"Love Me Down" sounds like Britney Spears was dared to out-Gwen Gwen Stefani; and she did, with flying colors. This is a tune! Similar to most Stefani uptempo tracks, it begins with Britney speak-singing over a bubbling bassline before transitioning into a lowkey dancehall bop! Surprisingly, it doesn't sound forced at all, and actually fits Britney's sassy vocal arrangement like a glove. The pre-chorus "round and round we go til we fall like dominos..." is sickening and is the most rhythmic she's ever sounded! My personal highlight of the song is the ad-libbed run Britney hits at 2:31-2:38, as she stretches her voice from one extreme to the next while maintaining her natural tone.
“Hard To Forget Ya”, subtly borrows melodic elements from Mandy Moore’s 1999 hit “Candy” and it surprisingly fits the song like a comfortable pair of jeans. Clearly inspired by Britney’s early 00’s prime, “Hard To Forget Ya” is a nostalgic pop ditty that builds into a culmination of production and feature’s one of Britney’s most defiant choral vocals. In the song, Britney sings about a lover she can’t forget no matter how hard she tries. Like Britney Spears herself, there’s “just something” about the lover that makes him so difficult to forget. This repeated theme reinforces the idea that “Glory” is reaffirming Britney’s legacy by reliving the most iconic characteristics of her early 00’s heyday.
“What You Need” closes the standard version of “Glory” and is the album’s vocal standout. It is a winning display of her range and ability to vocally command a song. "What You Need" sounds like a glorified show-tune that any self-respecting Vegas showgirl should have in their repertoire; and it borrows heavily from an unexpected source of inspiration. The song’s middle 8 for example is a knowing nod and wink to Tina Turner’s classic “Proud Mary” – to be honest, so is Britney's vocal performance throughout. Never has Britney ever sounded so, ummm…
“Liar” continues to assert early 00’s realness as it sounds like something possibly found on Pink’s debut album. Again, these comparisons are not a slight towards Britney nor her creative process, but rather a tipping of the hat, as a means for Spears to show recognition and respect to an era of music that helped build the pop throne of which she currently sits. “Liar” features one of album’s catchiest chorus, an anthemic wailing of “…you know I know that you’re a liar, a liar!” sung in multi-tracked harmonies. Throughout most of the song Britney’s voice is deep, hard, and direct – but it’s not icy, instead there’s a warm edge to it that conveys rage and anger. “Liar” earns “Glory” it’s “Explicit” sticker ("I ain't fuckin' with your dirty laundry")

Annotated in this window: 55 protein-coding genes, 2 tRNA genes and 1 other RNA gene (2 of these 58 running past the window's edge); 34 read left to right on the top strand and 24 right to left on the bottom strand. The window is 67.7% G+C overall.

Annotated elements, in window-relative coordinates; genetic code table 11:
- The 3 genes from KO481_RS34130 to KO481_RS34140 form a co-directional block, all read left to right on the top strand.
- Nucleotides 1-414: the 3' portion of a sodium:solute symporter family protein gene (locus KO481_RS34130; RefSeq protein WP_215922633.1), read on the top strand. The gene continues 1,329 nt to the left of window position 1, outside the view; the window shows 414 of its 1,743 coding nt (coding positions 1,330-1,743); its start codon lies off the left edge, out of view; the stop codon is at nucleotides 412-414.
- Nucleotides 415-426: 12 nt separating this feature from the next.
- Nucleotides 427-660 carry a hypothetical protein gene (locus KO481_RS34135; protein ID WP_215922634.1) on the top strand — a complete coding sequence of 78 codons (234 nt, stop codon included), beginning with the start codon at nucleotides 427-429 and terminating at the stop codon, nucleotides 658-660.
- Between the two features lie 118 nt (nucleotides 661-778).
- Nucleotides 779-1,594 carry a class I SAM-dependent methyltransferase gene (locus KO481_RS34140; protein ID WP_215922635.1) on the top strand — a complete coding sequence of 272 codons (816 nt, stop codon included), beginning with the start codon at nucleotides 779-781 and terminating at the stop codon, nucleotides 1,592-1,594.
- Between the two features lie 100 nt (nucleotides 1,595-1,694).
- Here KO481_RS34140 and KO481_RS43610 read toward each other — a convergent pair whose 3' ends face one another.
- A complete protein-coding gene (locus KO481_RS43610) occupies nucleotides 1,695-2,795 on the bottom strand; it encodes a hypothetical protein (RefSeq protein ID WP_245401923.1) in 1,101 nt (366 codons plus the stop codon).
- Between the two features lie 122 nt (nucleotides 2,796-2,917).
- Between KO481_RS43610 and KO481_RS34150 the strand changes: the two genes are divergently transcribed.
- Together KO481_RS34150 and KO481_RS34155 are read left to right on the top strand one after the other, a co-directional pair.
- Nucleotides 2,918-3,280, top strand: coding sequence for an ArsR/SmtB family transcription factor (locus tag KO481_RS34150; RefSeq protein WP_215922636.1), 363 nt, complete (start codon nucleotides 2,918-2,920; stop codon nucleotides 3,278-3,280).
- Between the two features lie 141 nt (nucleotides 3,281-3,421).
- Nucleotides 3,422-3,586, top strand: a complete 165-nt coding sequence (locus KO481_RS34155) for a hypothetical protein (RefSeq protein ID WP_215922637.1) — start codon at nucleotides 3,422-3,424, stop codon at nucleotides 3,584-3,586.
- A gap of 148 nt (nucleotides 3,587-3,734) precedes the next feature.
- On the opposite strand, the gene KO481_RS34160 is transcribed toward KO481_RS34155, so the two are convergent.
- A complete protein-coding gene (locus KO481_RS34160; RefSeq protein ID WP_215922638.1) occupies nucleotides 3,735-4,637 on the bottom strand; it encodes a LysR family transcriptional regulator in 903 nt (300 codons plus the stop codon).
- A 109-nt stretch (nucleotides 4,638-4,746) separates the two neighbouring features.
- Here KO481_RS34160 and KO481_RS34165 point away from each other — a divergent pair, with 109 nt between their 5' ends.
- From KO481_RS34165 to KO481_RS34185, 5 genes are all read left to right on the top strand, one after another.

“If I’m Daaaahncing” is flighty, whimsical, and a little bizarre, but all in the best ways possible! It’s the album’s penultimate track and the most produced as evident by its vocal manipulation and frenzied syncopation – think of it as a first cousin to “Femme Fatale”’s “Trip To Your Heart”, but with more depth (and frankly more Britney). Soon to be a staple in gay clubs across the US and Europe, “If I’m Dancing” also boasts a welcomed reprise of Britney’s infamous British accent, yay! Like Britney, this song also has us “bowing in devotion.” It's fickle bridge finds Britney detailing her lovers fascination with the color of her chakras is a particular highlight, "My chakra's all been green and red, but he wants blue and green instead".
“Coupure Électrique” is arguably the sexiest track Britney Spears has ever recorded in her 20+ year career. Loosely translated to “Blackout” in English”, “Coupure Électrique” is the final track on “Glory” and is sung entirely in French. The song itself is mysterious, icy, and dark like most of the "Blackout album". Britney uses her voice to beautifully contrast the song’s hard, back-breaking bassline by singing in soft, melodic tones and intonations. Britney’s brilliant use of her falsetto, paired with nuanced phrasing and enunciation demonstrate her skills as a capable vocalist – two words not many would associate with Britney Spears. Good job! It’s a shame though, as it’s one of Britney’s finest recordings, deep down I know “Coupure Électrique” only exists to serve as a transition in Britney’s Vegas show to give her time to change leotards.
"Blackout" lead the movement for the takeover of robotic, urban electro-pop on radio. "Circus" inspired the pop girls to experiment with their sound and to collaborate with unlikely producers. And "Femme Fatale" lead the charge of dubstep infused radio-friendly pop music.